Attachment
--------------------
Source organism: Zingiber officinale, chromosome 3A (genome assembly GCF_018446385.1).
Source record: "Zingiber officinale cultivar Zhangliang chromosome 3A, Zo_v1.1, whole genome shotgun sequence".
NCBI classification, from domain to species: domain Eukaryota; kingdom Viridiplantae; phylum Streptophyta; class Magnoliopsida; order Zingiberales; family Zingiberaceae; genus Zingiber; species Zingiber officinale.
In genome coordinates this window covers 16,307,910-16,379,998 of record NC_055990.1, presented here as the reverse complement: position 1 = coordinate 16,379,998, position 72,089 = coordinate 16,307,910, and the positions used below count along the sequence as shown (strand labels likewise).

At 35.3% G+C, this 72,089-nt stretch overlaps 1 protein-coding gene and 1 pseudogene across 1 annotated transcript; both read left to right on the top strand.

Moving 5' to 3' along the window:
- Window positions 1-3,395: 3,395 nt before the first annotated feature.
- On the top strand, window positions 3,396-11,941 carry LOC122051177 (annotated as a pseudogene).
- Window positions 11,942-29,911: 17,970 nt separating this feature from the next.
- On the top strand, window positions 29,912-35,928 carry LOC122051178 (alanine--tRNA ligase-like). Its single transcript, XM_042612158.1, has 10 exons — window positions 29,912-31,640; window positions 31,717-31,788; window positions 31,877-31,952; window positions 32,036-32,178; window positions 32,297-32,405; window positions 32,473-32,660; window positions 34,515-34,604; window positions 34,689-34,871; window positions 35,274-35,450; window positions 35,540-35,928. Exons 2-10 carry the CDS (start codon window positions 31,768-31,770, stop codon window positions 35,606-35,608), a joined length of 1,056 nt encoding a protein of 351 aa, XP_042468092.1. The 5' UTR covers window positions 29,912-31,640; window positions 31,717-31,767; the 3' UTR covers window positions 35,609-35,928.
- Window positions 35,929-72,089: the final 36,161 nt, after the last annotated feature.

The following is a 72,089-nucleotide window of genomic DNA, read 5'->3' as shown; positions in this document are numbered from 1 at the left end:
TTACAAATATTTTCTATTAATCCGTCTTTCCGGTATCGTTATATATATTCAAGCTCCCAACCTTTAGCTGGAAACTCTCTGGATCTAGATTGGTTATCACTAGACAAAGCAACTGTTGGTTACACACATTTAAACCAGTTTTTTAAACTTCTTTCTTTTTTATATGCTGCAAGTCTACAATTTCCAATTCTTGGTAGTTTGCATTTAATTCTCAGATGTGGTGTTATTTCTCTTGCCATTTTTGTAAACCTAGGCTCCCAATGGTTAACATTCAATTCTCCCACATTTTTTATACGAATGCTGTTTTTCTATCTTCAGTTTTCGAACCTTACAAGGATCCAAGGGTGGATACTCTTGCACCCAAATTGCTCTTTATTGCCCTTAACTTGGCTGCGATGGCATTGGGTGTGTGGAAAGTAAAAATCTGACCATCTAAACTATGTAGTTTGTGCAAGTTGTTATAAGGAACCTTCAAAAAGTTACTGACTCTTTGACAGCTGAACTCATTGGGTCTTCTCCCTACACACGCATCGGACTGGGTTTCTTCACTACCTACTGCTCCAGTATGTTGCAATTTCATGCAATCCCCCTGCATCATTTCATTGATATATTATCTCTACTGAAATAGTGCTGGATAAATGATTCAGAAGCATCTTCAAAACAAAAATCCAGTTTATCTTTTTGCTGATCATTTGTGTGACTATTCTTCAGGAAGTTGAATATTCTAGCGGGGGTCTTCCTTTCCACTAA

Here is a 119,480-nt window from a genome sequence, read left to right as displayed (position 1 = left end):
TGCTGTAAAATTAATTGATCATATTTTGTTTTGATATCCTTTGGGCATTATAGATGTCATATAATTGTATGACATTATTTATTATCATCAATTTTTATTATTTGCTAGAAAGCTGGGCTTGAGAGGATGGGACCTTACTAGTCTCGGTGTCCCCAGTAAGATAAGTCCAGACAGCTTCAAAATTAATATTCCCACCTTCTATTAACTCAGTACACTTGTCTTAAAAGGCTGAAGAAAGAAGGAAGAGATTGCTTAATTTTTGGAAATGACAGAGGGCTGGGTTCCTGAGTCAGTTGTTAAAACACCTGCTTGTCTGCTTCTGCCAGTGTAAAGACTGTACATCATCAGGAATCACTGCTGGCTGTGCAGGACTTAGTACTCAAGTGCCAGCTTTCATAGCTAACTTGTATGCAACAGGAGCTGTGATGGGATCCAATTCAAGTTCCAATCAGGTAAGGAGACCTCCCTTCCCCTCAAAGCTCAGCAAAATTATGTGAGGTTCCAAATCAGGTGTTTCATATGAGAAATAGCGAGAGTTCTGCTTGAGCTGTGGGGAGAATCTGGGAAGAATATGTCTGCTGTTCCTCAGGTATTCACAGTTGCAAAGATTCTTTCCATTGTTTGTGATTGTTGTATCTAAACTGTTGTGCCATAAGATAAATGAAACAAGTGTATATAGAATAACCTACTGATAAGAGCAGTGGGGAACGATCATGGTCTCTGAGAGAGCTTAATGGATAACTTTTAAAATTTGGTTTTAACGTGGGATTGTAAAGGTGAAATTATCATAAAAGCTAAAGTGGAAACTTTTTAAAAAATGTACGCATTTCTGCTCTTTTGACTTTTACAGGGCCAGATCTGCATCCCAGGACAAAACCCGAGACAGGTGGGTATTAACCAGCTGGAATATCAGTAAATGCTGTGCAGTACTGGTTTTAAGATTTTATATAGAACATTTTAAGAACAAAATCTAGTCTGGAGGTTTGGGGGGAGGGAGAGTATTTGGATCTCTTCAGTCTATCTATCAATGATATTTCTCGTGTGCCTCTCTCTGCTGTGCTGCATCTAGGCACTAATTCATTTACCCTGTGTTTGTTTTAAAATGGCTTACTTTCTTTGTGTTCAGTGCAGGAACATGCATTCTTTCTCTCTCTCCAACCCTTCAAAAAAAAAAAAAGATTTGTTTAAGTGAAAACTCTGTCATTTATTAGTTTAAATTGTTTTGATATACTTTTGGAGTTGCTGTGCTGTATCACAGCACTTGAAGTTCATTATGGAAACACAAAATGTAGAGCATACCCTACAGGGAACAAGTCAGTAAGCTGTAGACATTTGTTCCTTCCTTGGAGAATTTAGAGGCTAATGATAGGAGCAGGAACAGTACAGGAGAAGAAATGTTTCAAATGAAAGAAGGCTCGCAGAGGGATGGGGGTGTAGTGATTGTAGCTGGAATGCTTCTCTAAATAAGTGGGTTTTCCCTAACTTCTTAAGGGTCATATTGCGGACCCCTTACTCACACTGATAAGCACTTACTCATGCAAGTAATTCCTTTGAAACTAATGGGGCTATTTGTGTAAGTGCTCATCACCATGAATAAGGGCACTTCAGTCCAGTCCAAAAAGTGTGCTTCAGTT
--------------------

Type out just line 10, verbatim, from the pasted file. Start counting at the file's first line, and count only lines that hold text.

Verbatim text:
- On the top strand, window positions 29,912-35,928 carry LOC122051178 (alanine--tRNA ligase-like). Its single transcript, XM_042612158.1, has 10 exons — window positions 29,912-31,640; window positions 31,717-31,788; window positions 31,877-31,952; window positions 32,036-32,178; window positions 32,297-32,405; window positions 32,473-32,660; window positions 34,515-34,604; window positions 34,689-34,871; window positions 35,274-35,450; window positions 35,540-35,928. Exons 2-10 carry the CDS (start codon window positions 31,768-31,770, stop codon window positions 35,606-35,608), a joined length of 1,056 nt encoding a protein of 351 aa, XP_042468092.1. The 5' UTR covers window positions 29,912-31,640; window positions 31,717-31,767; the 3' UTR covers window positions 35,609-35,928.